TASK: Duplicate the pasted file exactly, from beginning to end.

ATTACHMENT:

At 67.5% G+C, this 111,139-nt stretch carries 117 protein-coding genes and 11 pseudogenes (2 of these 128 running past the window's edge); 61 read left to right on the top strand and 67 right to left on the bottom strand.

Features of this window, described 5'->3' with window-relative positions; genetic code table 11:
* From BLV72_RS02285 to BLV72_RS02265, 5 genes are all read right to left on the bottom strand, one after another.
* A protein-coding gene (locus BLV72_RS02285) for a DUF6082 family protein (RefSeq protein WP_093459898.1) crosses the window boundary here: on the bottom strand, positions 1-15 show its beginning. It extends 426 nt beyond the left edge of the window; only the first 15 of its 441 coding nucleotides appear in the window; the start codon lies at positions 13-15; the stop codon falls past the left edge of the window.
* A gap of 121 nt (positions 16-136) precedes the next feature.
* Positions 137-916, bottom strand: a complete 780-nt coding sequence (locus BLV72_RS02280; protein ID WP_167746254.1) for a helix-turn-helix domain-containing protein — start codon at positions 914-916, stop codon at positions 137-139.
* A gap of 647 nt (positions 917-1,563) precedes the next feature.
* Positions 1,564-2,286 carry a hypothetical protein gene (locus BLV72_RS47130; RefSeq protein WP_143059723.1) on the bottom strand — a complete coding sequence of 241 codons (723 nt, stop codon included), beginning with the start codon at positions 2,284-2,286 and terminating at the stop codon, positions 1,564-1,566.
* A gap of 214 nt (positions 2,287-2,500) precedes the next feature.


At 67.5% G+C, this 111,139-nt stretch carries 117 protein-coding genes and 11 pseudogenes (2 of these 128 running past the window's edge); 61 read left to right on the top strand and 67 right to left on the bottom strand.

Features of this window, described 5'->3' with window-relative positions; genetic code table 11:
* From BLV72_RS02285 to BLV72_RS02265, 5 genes are all read right to left on the bottom strand, one after another.
* A protein-coding gene (locus BLV72_RS02285) for a DUF6082 family protein (RefSeq protein WP_093459898.1) crosses the window boundary here: on the bottom strand, positions 1-15 show its beginning. It extends 426 nt beyond the left edge of the window; only the first 15 of its 441 coding nucleotides appear in the window; the start codon lies at positions 13-15; the stop codon falls past the left edge of the window.
* A gap of 121 nt (positions 16-136) precedes the next feature.
* Positions 137-916, bottom strand: a complete 780-nt coding sequence (locus BLV72_RS02280; protein ID WP_167746254.1) for a helix-turn-helix domain-containing protein — start codon at positions 914-916, stop codon at positions 137-139.
* A gap of 647 nt (positions 917-1,563) precedes the next feature.
* Positions 1,564-2,286 carry a hypothetical protein gene (locus BLV72_RS47130; RefSeq protein WP_143059723.1) on the bottom strand — a complete coding sequence of 241 codons (723 nt, stop codon included), beginning with the start codon at positions 2,284-2,286 and terminating at the stop codon, positions 1,564-1,566.
* A gap of 214 nt (positions 2,287-2,500) precedes the next feature.